Tapestry Dance Company, one of Austin’s most iconic arts institutions, welcomed five new dancers from across the country this season. Jeremy Arnold, a Philadelphia native who went on to dance professionally in the Big Apple, is one of the newest, talented addition. Don’t Miss Tapestry Dance’s latest show Soul/Sole Connections, October 31 through November 2 at the Long Center.
I asked my mother for ‘tappy shoes’ after seeing Savion Glover on Sesame Street at age two and a half. A few weeks later I was wearing a hilariously small pair of patent leather tap shoes and ruining all the hardwood floors in our Philadelphia home. Twenty three years later I haven’t stopped ruining floors. I guess that I knew at a fairly young age that I would never be a 9-to-5-suit-and-tie kind of guy. I’m pretty certain this is partly because of my family’s unintentional stand against traditional gender norms: my father is a violinist, my mother is a lawyer, my sister is a three-sport athlete, and naturally I’m a dancer.
I didn’t realize until late in high school that pursuing dance after high school could be a viable — albeit probably not incredibly lucrative — career choice. My final year in high school I commuted to New York City on weekends to train with the Tap City Youth Ensemble, working with some of the best tap dancers in the world — Michelle Dorrance, Brenda Bufalino, and, Derick Grant. That experience made me realize, ‘I need to tap dance, like as a job, dude.’ So, I went to Muhlenberg College to train under Shelley Oliver. I joined Shelley’s professional company my freshman year and toured the Northeast performing with the Shelley Oliver Tap Dancers and Dave Leonhardt Jazz Group. The gigs were incredible experiences and taught me so much about being a performer: how to interact with a band, how to have fun with your audience, what drinks to order after a show, and how to keep calm if your bus catches on fire on the way to Buffalo (really).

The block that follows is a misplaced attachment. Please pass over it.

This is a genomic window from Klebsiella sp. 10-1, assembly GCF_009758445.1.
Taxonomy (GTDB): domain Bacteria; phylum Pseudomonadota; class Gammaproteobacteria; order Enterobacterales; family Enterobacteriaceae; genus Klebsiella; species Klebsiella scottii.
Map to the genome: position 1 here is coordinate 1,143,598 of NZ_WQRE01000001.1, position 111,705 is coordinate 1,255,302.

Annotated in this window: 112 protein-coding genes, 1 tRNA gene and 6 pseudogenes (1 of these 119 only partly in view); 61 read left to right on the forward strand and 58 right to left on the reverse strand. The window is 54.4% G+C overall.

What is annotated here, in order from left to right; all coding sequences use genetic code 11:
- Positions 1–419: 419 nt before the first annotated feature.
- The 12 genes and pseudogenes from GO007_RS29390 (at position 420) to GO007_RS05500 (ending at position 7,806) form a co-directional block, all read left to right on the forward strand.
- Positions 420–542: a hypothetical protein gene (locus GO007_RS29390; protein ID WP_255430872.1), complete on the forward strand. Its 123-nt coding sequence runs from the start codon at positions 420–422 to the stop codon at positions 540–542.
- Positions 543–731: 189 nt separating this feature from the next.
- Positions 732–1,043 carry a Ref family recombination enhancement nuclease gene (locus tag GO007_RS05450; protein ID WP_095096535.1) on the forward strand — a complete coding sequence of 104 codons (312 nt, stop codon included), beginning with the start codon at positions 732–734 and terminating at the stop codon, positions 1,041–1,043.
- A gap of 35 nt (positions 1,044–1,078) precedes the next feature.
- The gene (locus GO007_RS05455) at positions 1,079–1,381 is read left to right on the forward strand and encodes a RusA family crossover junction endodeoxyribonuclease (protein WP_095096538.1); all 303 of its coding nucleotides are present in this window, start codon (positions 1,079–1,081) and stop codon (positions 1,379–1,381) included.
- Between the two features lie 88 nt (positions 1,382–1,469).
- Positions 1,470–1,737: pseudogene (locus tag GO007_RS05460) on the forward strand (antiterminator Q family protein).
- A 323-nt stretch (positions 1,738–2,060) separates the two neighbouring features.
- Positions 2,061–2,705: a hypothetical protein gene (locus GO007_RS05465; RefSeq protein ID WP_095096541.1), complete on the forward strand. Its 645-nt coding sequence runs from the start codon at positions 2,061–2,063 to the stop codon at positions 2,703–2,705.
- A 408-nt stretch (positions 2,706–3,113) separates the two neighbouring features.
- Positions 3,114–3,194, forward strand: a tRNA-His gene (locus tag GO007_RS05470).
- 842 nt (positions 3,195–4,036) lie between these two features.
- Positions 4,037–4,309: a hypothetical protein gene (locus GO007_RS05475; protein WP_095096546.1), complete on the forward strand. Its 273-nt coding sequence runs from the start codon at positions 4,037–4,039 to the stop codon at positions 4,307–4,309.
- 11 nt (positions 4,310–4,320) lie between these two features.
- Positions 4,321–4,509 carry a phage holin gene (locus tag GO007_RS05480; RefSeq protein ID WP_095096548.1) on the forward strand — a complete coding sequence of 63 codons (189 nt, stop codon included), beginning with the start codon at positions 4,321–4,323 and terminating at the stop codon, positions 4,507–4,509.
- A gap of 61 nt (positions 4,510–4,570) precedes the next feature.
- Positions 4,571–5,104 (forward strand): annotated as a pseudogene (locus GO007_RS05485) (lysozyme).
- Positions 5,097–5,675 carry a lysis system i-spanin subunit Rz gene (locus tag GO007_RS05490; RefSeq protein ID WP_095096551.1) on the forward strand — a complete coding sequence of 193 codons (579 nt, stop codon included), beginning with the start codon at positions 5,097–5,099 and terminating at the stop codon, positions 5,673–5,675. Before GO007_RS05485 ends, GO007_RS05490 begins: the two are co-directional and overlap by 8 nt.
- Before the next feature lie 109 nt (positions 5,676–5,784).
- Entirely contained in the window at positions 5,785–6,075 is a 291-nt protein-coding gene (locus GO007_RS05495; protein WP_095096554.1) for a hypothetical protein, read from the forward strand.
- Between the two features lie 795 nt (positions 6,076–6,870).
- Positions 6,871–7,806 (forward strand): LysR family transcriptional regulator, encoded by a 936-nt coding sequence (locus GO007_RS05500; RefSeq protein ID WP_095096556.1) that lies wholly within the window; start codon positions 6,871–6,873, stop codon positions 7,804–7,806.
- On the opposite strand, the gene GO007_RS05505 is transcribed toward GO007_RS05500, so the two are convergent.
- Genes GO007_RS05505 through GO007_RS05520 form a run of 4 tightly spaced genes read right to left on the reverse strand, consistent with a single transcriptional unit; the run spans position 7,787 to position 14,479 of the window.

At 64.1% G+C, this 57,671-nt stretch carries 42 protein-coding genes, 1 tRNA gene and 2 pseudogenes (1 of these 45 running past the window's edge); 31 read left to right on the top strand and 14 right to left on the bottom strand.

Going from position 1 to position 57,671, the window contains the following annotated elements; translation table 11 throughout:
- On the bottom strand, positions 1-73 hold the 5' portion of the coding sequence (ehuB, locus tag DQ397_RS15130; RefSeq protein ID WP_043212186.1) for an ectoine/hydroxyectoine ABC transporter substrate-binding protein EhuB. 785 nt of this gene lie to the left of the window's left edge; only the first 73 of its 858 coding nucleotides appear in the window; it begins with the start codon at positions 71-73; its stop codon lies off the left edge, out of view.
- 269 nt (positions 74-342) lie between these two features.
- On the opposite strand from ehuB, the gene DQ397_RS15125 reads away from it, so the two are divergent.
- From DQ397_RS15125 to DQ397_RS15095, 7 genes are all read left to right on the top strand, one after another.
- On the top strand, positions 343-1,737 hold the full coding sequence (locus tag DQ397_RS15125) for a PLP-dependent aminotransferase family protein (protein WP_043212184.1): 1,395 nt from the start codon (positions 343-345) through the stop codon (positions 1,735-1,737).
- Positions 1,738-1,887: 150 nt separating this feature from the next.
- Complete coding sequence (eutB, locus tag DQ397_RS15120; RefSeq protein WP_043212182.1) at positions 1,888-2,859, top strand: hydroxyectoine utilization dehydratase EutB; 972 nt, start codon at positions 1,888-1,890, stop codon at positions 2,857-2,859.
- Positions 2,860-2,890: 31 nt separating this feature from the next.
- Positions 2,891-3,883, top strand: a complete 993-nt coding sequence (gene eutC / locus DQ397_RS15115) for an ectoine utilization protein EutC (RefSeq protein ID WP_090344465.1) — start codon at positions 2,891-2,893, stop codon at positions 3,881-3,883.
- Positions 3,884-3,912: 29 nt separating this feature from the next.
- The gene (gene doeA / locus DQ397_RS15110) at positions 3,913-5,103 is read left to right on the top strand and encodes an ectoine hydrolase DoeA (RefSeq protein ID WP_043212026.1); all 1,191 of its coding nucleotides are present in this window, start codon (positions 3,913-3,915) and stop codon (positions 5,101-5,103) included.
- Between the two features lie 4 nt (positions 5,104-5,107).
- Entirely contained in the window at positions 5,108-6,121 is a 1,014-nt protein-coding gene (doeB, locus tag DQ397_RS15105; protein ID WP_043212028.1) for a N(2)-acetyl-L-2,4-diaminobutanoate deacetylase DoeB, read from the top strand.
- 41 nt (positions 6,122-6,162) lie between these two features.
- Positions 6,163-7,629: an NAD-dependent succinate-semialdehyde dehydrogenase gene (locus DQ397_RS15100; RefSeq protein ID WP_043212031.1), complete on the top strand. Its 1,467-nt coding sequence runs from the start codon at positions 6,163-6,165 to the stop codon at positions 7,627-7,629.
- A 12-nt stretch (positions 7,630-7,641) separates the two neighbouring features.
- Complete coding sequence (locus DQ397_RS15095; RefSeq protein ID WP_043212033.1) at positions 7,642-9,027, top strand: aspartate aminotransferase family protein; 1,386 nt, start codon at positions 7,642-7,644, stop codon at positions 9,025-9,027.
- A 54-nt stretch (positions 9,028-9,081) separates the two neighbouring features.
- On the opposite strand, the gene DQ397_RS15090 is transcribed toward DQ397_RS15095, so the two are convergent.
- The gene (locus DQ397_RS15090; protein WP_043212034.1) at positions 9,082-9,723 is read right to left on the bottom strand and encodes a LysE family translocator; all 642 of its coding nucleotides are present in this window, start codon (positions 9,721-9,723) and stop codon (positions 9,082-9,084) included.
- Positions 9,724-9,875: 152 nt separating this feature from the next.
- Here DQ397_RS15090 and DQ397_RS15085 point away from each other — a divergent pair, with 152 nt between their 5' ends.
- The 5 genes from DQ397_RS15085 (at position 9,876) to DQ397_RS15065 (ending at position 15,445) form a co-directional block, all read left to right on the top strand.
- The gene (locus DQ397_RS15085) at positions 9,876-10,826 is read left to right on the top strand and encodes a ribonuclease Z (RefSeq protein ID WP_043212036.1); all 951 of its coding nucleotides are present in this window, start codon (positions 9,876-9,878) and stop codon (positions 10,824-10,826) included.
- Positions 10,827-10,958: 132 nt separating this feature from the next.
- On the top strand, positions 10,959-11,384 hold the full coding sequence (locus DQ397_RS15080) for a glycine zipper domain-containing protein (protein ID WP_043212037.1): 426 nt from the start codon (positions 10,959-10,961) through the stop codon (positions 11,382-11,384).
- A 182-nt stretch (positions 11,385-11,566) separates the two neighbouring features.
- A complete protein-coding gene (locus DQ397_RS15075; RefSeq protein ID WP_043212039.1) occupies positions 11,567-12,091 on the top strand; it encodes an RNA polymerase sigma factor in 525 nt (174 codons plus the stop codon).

After graduating in 2012 I decided to move to New York. It was the logical choice. Nowhere else in the world has such a critical mass of tap dancers to work and train with. It’s also the most moronic and unrealistic place in the world to live. Rent is obscenely expensive and it seems like just breathing costs money. I found myself in a perpetual cycle of working to pay my rent. I was leaving the city to teach tap in the tri-state area and spending less time training and rehearsing. I love teaching but not as much as dancing. I didn’t want to become a full-time dance teacher at that point in my career.
While performing in the Fusebox Festival in Austin this past April with Charles O. Anderson’s Dance Theater X, I took a class with Acia Gray at Tapestry.
I’d always known about Tapestry but I never really considered it seriously before this year because why would a twenty-something Jewish guy move to Texas? I mean, aren’t there guns and Republicans everywhere? Acia contacted me this past summer about a position with her company, the only full-time tap dance company in North America. The offer was too good to refuse. Rehearsals nine to two Monday through Friday, performances every few months, and I’m earning a salary wearing sweatpants. And tappy shoes!
Don’t Miss Tapestry Dance’s latest show Soul/Sole Connections, October 31 through November 2 at the Long Center.